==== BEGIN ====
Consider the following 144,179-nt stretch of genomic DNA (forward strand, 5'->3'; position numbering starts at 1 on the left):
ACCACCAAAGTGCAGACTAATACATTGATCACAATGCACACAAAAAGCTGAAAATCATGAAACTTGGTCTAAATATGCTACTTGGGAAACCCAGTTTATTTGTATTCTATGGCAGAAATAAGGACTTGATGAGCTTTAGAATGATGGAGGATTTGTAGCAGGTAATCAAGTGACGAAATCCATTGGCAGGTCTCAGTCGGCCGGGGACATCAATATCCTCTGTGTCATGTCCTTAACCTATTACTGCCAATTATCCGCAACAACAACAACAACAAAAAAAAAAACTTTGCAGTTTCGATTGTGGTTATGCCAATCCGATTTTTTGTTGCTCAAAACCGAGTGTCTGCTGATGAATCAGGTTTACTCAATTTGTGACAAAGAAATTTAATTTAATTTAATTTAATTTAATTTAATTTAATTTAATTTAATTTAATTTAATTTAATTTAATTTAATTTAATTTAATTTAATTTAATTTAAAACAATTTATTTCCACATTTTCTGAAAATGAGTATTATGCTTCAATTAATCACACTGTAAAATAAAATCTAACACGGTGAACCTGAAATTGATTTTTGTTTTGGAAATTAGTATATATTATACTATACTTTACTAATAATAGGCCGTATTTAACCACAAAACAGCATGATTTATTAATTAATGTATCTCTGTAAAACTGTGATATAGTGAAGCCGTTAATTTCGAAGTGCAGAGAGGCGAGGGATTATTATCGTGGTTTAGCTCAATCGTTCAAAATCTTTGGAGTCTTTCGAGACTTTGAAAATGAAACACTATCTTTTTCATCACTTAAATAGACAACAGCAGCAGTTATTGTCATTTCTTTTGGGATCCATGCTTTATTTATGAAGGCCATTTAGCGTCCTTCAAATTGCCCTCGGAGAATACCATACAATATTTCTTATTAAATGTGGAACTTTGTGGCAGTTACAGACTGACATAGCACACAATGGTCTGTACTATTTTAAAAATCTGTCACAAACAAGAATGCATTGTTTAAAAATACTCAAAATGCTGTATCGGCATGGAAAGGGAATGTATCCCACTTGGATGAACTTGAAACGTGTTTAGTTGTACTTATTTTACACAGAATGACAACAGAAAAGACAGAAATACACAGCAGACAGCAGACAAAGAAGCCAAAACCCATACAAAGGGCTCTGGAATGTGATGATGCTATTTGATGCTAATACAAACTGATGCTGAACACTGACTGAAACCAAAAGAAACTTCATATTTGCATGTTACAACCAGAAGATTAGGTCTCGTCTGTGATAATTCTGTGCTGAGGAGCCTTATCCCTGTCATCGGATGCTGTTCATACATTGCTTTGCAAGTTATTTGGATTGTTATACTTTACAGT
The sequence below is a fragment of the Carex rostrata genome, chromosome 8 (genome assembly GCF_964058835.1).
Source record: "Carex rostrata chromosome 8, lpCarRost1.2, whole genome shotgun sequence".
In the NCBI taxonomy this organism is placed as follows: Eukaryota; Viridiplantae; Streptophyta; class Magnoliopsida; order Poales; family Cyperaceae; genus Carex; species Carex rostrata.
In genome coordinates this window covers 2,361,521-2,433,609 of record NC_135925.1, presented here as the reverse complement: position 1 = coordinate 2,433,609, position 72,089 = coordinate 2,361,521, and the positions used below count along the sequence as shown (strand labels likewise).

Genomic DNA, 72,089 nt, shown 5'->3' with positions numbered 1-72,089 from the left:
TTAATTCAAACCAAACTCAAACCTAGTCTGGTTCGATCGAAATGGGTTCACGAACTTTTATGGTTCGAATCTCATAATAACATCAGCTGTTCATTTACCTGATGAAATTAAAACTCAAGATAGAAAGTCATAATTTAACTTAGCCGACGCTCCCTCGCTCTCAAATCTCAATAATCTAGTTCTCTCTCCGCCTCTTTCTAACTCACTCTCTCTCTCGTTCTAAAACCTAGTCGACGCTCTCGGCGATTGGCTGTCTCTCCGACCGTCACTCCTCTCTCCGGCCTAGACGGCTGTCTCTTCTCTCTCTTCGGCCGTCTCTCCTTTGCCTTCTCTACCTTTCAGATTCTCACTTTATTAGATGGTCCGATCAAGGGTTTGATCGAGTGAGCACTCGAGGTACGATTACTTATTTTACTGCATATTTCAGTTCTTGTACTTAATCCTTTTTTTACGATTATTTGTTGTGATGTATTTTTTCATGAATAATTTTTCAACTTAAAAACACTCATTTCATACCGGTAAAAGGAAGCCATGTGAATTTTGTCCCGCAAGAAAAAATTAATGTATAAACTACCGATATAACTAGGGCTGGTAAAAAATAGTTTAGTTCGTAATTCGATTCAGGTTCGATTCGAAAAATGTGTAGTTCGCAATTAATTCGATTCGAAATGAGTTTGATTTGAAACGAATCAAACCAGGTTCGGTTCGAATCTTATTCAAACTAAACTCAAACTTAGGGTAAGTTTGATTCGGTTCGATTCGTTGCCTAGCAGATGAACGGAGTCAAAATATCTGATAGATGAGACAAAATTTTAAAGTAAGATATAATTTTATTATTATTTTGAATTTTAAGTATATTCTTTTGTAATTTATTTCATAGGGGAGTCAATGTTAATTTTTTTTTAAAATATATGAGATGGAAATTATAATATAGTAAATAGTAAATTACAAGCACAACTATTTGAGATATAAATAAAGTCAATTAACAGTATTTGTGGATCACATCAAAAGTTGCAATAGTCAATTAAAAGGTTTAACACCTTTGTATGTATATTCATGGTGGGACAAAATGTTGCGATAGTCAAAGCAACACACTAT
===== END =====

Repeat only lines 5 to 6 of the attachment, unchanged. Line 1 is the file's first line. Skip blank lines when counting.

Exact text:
In the NCBI taxonomy this organism is placed as follows: Eukaryota; Viridiplantae; Streptophyta; class Magnoliopsida; order Poales; family Cyperaceae; genus Carex; species Carex rostrata.
In genome coordinates this window covers 2,361,521-2,433,609 of record NC_135925.1, presented here as the reverse complement: position 1 = coordinate 2,433,609, position 72,089 = coordinate 2,361,521, and the positions used below count along the sequence as shown (strand labels likewise).